Before the day even started, you knew it was going to be busy with scheduled PMs, repairs, work orders, and unexpected calls asking for assistance from various departments. Suddenly, the clinical engineering manager/director informs your staff of a Class I recall notice. Do you drop everything to hunt for the recalled devices? Do you know for sure you even have the model on recall? What do you do? Recalls can add another layer to the list of things to do, but with some preparation and advance planning, clinical/biomedical engineering departments can create an action plan that will smoothly and effectively handle most recall notices it receives.

According to the FDA, a recall is an action taken to address a problem with a medical device that violates FDA law.1 Recalls occur when a medical device is defective, poses a health risk, or both. A recall may involve a correction to the product or removal of it from service. Manufacturers, distributors, or other third parties generally voluntarily initiate recalls upon learning that their product violated FDA law 21 CFR 7, which addresses Recalls-Guidance on Policy, Procedures, and Industry Responsibilities.2 Keep in mind that according to 21 CFR 810, which addresses medical device recall authority,3 the FDA may require companies to recall their products if their products pose a health risk or hazard.

A medical device recall does not always mean that you must take the product out of service and return it to the company. Instead, it may allow the clinical engineering staff to handle the recall in-house by checking, adjusting, or fixing the product, based on the manufacturer’s specifications. A recent Class II recall I dealt with involved checking power cords on LifeCare PCA 3 pumps, which we handled in-house. The recall involved replacing the AC power cords because they posed a fire/shock hazard, which could have contributed to injuries and fires if unaddressed.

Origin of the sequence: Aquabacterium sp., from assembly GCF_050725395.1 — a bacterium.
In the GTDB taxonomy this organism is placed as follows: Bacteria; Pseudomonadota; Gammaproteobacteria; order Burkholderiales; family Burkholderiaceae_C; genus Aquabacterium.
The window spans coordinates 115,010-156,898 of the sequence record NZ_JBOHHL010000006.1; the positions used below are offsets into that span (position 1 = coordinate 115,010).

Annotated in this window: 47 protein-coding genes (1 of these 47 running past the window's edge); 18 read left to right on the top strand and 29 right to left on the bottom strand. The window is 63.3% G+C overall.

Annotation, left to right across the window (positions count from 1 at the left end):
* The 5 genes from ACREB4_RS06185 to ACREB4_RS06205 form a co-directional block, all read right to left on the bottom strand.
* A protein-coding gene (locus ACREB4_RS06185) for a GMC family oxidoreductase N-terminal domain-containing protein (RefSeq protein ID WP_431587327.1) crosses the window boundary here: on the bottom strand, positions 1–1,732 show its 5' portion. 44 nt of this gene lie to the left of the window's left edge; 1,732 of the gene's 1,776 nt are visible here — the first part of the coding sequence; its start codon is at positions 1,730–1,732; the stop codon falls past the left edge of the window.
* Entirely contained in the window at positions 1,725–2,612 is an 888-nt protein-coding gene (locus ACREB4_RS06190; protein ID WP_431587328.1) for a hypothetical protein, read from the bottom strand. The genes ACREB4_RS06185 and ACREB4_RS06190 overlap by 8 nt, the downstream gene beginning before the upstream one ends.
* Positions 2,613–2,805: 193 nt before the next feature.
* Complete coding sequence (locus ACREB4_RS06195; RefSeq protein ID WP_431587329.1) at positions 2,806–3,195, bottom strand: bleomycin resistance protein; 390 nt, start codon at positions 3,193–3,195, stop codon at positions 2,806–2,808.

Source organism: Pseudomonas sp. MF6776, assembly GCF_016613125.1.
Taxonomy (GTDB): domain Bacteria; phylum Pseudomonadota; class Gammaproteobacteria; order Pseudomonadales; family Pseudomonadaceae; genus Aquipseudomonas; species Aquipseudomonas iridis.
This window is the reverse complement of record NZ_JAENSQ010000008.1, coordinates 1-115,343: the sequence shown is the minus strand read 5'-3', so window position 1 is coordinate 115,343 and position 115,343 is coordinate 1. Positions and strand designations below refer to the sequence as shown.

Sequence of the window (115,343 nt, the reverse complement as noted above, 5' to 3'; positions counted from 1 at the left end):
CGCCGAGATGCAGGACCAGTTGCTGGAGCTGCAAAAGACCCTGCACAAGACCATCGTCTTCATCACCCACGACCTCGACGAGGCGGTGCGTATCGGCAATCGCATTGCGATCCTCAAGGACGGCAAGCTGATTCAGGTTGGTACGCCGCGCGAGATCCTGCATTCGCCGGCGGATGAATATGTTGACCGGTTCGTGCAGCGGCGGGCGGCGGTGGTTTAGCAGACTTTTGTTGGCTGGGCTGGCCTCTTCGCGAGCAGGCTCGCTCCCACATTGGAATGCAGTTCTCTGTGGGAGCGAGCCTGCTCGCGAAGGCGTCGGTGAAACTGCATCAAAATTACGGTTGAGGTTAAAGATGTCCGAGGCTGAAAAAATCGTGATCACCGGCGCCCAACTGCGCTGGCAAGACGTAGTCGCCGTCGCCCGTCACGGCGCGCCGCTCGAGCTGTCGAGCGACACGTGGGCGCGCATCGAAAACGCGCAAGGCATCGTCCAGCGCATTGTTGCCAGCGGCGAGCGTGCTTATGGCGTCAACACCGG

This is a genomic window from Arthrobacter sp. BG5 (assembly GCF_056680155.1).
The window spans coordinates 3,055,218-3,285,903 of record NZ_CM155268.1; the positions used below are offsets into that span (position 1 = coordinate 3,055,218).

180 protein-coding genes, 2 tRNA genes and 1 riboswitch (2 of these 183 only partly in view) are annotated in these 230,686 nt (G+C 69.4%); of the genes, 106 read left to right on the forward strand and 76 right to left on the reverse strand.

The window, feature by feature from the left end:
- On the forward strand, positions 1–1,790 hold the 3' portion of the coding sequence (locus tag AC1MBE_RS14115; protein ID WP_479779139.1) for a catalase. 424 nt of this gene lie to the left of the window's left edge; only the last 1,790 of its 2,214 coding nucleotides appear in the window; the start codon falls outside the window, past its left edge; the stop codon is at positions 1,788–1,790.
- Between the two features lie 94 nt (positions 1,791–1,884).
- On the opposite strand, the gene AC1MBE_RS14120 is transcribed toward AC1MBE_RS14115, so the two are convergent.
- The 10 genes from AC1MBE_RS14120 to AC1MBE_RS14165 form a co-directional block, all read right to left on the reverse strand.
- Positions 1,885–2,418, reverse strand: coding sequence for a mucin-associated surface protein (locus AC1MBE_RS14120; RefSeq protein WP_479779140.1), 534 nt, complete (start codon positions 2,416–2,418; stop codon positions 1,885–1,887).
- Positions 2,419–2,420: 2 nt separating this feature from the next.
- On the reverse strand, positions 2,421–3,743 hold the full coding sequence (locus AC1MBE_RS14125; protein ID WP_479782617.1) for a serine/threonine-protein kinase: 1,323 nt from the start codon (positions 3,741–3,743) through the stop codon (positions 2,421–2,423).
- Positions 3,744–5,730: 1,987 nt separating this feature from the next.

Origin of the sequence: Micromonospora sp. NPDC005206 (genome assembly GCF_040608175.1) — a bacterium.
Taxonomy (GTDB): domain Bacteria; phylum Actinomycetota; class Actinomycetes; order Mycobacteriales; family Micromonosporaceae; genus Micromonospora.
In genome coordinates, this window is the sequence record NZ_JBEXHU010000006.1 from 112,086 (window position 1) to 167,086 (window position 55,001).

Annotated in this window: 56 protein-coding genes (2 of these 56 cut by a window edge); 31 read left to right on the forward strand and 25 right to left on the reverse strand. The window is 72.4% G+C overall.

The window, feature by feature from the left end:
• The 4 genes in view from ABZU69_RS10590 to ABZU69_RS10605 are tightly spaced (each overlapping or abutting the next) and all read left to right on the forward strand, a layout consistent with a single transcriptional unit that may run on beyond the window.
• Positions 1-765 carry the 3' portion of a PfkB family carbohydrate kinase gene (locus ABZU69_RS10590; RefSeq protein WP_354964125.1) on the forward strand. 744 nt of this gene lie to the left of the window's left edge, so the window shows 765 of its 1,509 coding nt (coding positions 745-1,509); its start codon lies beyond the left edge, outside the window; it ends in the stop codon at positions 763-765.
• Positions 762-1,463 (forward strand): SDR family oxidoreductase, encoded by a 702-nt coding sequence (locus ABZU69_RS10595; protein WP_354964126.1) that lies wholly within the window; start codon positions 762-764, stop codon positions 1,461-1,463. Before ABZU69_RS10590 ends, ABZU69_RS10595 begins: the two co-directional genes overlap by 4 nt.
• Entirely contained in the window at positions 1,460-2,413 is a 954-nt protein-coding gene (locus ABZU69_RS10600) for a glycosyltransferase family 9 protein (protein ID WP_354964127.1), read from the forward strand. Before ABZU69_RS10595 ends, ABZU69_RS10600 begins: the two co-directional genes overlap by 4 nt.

The FDA lists examples of the types of actions that may be considered for a recalled device:

  • Inspecting the device for problems;
  • Repairing the device;
  • Adjusting settings on the device;
  • Relabeling the device;
  • Destroying the device;
  • Notifying patients of a problem; and/or
  • Monitoring patients for health issues.

The FDA’s purpose in the recall process is to oversee each recall to make sure that the company takes adequate action to protect the health of the public. During a medical device recall, the FDA works with the recalling company to obtain information about the product, the problem, the recall strategy, and steps to prevent the problem from happening again. The FDA audits the process to confirm that recall efforts are appropriate and effective, as well as to ensure that the company takes necessary actions to prevent the problem from occurring again.

The Highest Risk

The FDA classifies medical device recalls into three categories, representing the potential risk to public health: Class I, Class II, and Class III.4

A Class I recall, the most serious type of recall, indicates a reasonable chance that the product will cause serious health problems or death. The FDA may also issue its own press release or public health notice. An example of a Class I recall would be a defective artificial heart valve, which would be life threatening if it were to be transplanted into a patient. A recent Class I recall conducted by Abbott Diabetes Care listed 359 lots for glucose test strips that erroneously may generate low blood glucose results (Recall # Z-0998-2011).

In a Class I recall, the company notifies its customers—such as distributors or vendors—and directs them to notify the intended recipients of the device, such as other vendors, hospitals, nursing homes, outpatient treatment facilities, physicians, or individual patients. The notification usually contains the name of the device recalled, identifying lot or serial numbers, the reason for the recall, and instructions about how to correct, avoid, or minimize the problem. It should also provide a telephone number for questions related to the recall. The company also issues a press release to notify the public, if appropriate, to minimize health consequences.

Class II

A Class II recall usually represents a less-serious risk than a Class I recall. In a Class II recall, there is either a possibility that the device will cause temporary or reversible health problems, or there is a remote chance that the device will cause serious health problems. A recent example of a Class II recall that affected several health care providers was associated with a monitoring device. It involved a potential for loss of patient monitoring when used in “combo mode,” which would have contributed to a delay in the annunciation of audible alarms when used in this mode, which would result in the delay of treatment of a cardiac event.